Accommodation in Porto

Accommodation in Porto
Updated 2023-11-12 07:09

Considered Portugal's second-largest city, after the capital of Lisbon, Porto is home to over 230.000 people within the city and 1.7 million within its wider metropolitan region. Furthermore, with its growing popularity as a tourist destination, apartment hunting in Porto can take some effort — and you should be prepared to invest quite a bit of time until you find your perfect home.

Because of the rise in popularity as a tourist hotspot, along with a digital nomad visa that provides tax breaks to its recipients, property prices in the city are rising. Though not yet to the level of Lisbon, finding accommodation in Porto, especially on a short-term basis, can be challenging. To save some money and to have more accommodation options, it is best to venture past the city center. Make sure to check out our guide to neighborhoods in Porto. Our article about buying property in Porto will also give you some relevant information about the price per square meter since these values will also impact renting prices.

Rent or buy property in Porto?

Whether you decide to rent or buy property in Porto will be guided by lots of different factors, from the length of your stay to your budget. Both options offer specific benefits — as well as challenges. This is why it is absolutely essential to do proper research before making your decision.

Renting in Porto allows for more flexibility. You will have the option to switch apartments and move to Lisbon or another city — and leaving Portugal will also be much easier with no strings attached. On the other hand, renting options in Porto are rather limited, and prices have been on the rise, with new leasing contracts signed in the first quarter of 2023 showing that rent prices have gone up 23% since the same period of 2022, reaching an average of 1,064€/month. This is a tremendous challenge for a city where the average wage stands at around 1,200€/month (before taxes).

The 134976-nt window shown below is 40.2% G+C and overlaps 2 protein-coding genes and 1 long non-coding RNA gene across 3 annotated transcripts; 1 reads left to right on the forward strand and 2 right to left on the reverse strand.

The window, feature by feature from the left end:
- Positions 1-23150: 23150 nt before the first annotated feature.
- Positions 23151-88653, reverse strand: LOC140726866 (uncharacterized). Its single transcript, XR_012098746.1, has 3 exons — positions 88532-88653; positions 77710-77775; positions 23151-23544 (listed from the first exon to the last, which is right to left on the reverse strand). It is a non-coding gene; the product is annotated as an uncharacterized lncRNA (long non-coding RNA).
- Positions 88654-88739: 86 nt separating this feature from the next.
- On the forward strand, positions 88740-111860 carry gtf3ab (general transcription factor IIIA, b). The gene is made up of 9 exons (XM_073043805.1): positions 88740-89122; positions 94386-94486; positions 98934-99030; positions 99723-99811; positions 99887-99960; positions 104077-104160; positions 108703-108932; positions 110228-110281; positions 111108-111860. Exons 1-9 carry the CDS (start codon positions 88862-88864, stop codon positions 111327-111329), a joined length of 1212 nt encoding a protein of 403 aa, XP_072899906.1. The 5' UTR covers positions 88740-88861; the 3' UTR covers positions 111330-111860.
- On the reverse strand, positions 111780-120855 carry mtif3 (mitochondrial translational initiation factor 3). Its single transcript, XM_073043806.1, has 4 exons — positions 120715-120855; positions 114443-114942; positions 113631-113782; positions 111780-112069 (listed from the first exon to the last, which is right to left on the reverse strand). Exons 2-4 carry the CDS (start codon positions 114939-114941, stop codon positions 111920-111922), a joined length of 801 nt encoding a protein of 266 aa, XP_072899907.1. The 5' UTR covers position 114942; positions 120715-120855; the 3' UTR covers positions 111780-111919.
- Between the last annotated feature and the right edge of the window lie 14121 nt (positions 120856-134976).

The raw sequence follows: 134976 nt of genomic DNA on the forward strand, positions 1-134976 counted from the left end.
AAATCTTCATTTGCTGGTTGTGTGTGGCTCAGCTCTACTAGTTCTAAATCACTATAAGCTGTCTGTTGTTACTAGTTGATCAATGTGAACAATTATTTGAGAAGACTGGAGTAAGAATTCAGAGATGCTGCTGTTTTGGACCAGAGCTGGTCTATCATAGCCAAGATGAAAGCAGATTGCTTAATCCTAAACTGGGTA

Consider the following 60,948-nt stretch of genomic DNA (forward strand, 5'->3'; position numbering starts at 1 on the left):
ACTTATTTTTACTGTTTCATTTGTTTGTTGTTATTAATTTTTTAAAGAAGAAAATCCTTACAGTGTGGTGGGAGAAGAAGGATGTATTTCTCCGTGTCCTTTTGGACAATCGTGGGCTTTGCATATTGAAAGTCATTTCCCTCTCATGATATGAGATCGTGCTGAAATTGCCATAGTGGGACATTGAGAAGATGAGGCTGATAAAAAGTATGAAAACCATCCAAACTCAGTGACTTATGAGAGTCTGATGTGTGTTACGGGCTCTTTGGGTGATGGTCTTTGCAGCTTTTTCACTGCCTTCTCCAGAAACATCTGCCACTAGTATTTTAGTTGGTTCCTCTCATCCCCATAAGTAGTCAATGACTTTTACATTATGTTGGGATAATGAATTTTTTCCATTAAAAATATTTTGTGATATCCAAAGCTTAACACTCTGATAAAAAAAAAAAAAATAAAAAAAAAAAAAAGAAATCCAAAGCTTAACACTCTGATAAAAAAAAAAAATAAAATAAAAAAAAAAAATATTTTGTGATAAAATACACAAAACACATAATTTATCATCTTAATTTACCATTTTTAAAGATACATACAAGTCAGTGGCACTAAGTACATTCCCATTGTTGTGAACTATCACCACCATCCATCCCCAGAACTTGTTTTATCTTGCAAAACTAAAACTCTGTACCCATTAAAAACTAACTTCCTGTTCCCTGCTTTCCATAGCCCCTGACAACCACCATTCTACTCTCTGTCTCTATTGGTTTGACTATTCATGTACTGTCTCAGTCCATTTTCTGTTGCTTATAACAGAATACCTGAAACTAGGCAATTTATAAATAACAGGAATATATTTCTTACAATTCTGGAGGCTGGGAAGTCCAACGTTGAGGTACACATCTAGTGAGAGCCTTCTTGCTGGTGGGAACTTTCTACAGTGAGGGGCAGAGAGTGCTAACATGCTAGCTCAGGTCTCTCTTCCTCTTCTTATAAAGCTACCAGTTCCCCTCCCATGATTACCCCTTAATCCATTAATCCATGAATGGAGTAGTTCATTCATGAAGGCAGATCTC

On the other hand, buying property in Porto can be a viable option if you are planning a future in the city. While many foreign investors used to buy 500,000€ worth of property in order to get access to the Golden Visa Scheme, allowing them to live legally in the country and apply for citizenship after 5 years, the government has suspended the program in Lisbon, Porto and the Algarve. Furthermore, new legislation to tackle speculation and high prices has deemed it illegal to open up new Air Bnb's in Lisbon and Porto, so you won't be able to rent your property to tourists (legally) if you're away from the city.

Regarding property prices, and though Porto boasts some of the highest in Portugal, they are still relatively tame by Western standards. Be that as it may, and according to the local real-estate website Idealista, property prices in Porto have risen 6% since 2022, currently sitting at 2,500€ per square meter. Naturally, prices are way higher in the city center, where the price per square meter reached a staggering 3,865€ (going up 7% from 2022) in July 2023.

The process of buying property in Porto is rather straightforward — but can also be complicated if you are not familiar with how things work and do not speak the language. It is, thus, strongly advised to rely on a real estate agency and a legal consultant. Some of the biggest real estate agencies in Porto are Remax, ERA, Century 21 and IMO, among others.